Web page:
It’s worth having those conversations with your partner before giving birth about what you expect from each other and imagine what your ideal dynamic will be once that baby is in your life. It’s really easy to feel resentful in that first year, it’s such a teething process as you figure out your new roles and ways of being around each other. It’s a shock for a while, especially for the person who becomes the full-time carer early on, and it’s such a different role you take on and it can breed that feeling of ‘look at them, they get to go to work’, while for the other partner, they might think ‘they just get to stay at home and be with the baby, I wish I could do that’.  

My advice would be that no good can really come from that place, so try to see things from the other person’s side, and to explain what you’re going through. I think those resentments grow, and it’s something I still struggle with and it’s probably the number one discussion in households I’m around with a pair of parents – who does more? Who needs more of a break? 

It’s important to sit down and talk about both of your needs when things aren’t heated.  

I heard this tip from a podcast, it was about a dad coming home from work, and the advice was instead of walking in and asking the stay-at-home parent, ‘what did you do today?’, asking them ‘how was your day?’. It’s so simple but the idea was that when you ask what the person at home did, they can then think ‘gosh, what did I do today?’ even though they were flat out trying to get the baby to feed, sleep, changing nappies, cooking, washing etc, but it’s somehow a more confronting question. ‘How was your day?’ is a kinder way to check in with each other.  

My final piece of advice is another relationship one, to let each find your rhythm in parenting without micro-managing...and it’s easier said than done.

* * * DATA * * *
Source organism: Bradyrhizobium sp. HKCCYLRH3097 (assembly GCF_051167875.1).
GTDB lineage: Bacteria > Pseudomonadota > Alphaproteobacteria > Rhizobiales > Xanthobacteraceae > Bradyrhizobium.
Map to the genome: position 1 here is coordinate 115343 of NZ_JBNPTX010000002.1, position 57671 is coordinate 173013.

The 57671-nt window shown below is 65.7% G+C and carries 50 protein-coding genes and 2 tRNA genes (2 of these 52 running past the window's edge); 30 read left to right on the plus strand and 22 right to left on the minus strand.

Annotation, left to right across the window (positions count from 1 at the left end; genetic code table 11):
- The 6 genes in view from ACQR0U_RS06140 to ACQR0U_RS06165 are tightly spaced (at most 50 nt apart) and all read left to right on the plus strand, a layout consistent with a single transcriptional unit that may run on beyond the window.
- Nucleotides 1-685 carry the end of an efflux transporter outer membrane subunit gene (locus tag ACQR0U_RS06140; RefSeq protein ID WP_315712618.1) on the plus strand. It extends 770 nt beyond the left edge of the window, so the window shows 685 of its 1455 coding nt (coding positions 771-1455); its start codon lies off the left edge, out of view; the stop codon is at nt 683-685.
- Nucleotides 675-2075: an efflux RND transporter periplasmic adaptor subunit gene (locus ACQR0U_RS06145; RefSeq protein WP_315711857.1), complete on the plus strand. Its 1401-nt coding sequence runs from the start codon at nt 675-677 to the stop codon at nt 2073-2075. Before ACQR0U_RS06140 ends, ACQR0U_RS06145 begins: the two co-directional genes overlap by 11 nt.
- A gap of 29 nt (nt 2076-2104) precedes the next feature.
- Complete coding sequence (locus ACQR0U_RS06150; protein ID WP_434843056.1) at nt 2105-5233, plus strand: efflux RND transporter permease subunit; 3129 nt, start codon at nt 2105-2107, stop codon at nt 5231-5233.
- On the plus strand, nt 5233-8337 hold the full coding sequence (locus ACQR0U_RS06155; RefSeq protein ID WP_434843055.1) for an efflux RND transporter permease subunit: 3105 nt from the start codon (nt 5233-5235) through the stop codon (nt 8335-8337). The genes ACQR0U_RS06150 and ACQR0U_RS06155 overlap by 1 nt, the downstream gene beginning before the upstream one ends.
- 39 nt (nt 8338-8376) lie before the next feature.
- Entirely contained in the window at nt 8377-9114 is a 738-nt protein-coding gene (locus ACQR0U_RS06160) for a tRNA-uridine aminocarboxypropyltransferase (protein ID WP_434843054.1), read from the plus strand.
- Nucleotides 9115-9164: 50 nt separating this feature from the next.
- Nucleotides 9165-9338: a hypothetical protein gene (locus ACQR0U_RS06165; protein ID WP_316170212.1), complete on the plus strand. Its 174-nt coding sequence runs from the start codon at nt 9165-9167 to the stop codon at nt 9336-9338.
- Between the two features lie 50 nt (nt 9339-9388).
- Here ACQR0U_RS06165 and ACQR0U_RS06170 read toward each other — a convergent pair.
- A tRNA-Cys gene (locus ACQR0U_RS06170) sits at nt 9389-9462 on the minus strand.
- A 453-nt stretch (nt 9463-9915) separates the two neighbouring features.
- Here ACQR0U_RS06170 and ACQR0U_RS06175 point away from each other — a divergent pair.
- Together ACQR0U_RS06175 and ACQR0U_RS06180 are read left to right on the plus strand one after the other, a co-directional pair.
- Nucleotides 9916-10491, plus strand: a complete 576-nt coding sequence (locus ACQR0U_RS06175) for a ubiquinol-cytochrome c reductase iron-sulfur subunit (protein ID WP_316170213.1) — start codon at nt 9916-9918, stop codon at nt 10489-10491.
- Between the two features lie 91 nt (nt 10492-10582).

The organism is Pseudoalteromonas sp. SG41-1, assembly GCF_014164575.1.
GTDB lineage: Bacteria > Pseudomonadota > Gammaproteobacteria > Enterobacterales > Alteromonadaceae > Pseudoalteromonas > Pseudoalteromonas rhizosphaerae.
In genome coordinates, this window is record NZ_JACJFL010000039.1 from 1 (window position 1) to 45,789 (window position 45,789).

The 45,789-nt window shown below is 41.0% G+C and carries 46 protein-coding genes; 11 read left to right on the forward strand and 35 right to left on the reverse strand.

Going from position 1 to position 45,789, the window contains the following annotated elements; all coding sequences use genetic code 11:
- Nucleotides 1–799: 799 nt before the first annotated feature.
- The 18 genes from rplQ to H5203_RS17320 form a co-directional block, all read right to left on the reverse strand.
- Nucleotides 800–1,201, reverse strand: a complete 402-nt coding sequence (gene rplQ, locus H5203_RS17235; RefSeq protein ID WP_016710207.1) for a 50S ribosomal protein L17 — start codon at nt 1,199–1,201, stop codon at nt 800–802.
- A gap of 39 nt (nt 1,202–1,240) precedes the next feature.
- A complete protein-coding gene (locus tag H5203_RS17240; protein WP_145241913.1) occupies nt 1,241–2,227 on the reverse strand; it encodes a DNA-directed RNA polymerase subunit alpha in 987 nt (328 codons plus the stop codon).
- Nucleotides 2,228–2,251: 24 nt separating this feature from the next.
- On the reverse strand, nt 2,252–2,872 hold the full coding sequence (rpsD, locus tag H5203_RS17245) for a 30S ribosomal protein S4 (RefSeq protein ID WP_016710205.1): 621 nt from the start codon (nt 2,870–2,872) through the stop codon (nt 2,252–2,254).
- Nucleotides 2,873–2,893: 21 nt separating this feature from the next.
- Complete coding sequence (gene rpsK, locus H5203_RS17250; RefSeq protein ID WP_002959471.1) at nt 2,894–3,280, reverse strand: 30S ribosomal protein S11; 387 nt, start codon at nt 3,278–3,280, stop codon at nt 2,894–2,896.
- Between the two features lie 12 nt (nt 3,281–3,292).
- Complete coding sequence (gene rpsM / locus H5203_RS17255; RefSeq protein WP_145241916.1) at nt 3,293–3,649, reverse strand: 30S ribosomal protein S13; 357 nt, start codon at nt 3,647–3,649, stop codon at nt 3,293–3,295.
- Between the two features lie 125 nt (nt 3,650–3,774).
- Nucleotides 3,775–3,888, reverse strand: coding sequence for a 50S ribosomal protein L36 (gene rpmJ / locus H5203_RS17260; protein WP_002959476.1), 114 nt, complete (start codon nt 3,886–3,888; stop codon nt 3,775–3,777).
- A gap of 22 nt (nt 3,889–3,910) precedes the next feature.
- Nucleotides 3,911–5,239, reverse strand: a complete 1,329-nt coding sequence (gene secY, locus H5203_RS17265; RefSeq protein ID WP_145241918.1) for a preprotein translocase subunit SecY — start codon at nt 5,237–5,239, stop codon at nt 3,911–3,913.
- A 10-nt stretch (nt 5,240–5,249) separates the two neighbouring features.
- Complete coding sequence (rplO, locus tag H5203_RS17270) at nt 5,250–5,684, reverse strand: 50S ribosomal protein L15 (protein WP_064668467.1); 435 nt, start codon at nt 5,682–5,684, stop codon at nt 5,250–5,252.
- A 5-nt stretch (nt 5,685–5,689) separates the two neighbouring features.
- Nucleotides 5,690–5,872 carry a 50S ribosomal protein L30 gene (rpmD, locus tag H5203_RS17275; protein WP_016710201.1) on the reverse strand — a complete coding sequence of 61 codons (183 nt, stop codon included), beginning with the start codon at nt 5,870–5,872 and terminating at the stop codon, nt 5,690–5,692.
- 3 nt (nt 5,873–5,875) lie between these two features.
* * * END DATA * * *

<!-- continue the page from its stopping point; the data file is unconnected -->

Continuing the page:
For the partner who’s the day-to-day primary caregiver to relinquish that control, even if you’ve found a better way of doing some things, and to let the other parent find their own way of doing things without you hovering over them, or them having to defer to you on every decision. I really think this sets you up for success in the long run.   

Why did you want to be part of the Embodied: Postpartum Unfiltered campaign? 

I just think it’s so important to share these really common human experiences we’re all having. There’s no good that can come from shying away from being really open and honest, because while it’s a personal journey, it’s also a common journey we’re all facing. There’s something freeing in being open and sharing, whether you’re going through postpartum, or losses. Hearing other people’s stories is helpful, it’s the great connector, that helping hand we can give each other in the hope it might make people feel less alone 


For support for those who’ve experienced miscarriage, stillbirth or newborn death, call the SANDS 24/7 Bereavement Support line on 1300 308 307 or visit www.sands.org.au